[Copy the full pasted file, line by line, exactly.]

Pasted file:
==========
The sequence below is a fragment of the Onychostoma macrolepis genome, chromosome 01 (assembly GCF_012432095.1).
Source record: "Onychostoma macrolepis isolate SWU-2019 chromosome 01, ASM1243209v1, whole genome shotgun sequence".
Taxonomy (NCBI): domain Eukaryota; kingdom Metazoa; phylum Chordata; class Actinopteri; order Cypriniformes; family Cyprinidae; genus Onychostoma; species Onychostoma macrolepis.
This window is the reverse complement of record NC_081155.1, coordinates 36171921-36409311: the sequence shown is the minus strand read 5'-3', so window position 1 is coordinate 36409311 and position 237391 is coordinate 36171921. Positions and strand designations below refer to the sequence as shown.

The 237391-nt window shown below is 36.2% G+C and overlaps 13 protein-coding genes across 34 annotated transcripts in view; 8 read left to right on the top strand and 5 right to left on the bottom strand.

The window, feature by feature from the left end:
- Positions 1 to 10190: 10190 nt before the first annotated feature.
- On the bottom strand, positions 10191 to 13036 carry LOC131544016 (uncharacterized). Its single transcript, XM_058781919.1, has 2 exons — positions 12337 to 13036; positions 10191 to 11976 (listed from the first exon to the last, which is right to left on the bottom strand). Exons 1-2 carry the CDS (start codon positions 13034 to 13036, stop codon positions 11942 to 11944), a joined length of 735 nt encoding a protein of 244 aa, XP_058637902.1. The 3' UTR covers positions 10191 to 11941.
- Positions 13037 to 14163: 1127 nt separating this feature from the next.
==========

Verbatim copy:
The sequence below is a fragment of the Onychostoma macrolepis genome, chromosome 01 (assembly GCF_012432095.1).
Source record: "Onychostoma macrolepis isolate SWU-2019 chromosome 01, ASM1243209v1, whole genome shotgun sequence".
Taxonomy (NCBI): domain Eukaryota; kingdom Metazoa; phylum Chordata; class Actinopteri; order Cypriniformes; family Cyprinidae; genus Onychostoma; species Onychostoma macrolepis.
This window is the reverse complement of record NC_081155.1, coordinates 36171921-36409311: the sequence shown is the minus strand read 5'-3', so window position 1 is coordinate 36409311 and position 237391 is coordinate 36171921. Positions and strand designations below refer to the sequence as shown.

The 237391-nt window shown below is 36.2% G+C and overlaps 13 protein-coding genes across 34 annotated transcripts in view; 8 read left to right on the top strand and 5 right to left on the bottom strand.

The window, feature by feature from the left end:
- Positions 1 to 10190: 10190 nt before the first annotated feature.
- On the bottom strand, positions 10191 to 13036 carry LOC131544016 (uncharacterized). Its single transcript, XM_058781919.1, has 2 exons — positions 12337 to 13036; positions 10191 to 11976 (listed from the first exon to the last, which is right to left on the bottom strand). Exons 1-2 carry the CDS (start codon positions 13034 to 13036, stop codon positions 11942 to 11944), a joined length of 735 nt encoding a protein of 244 aa, XP_058637902.1. The 3' UTR covers positions 10191 to 11941.
- Positions 13037 to 14163: 1127 nt separating this feature from the next.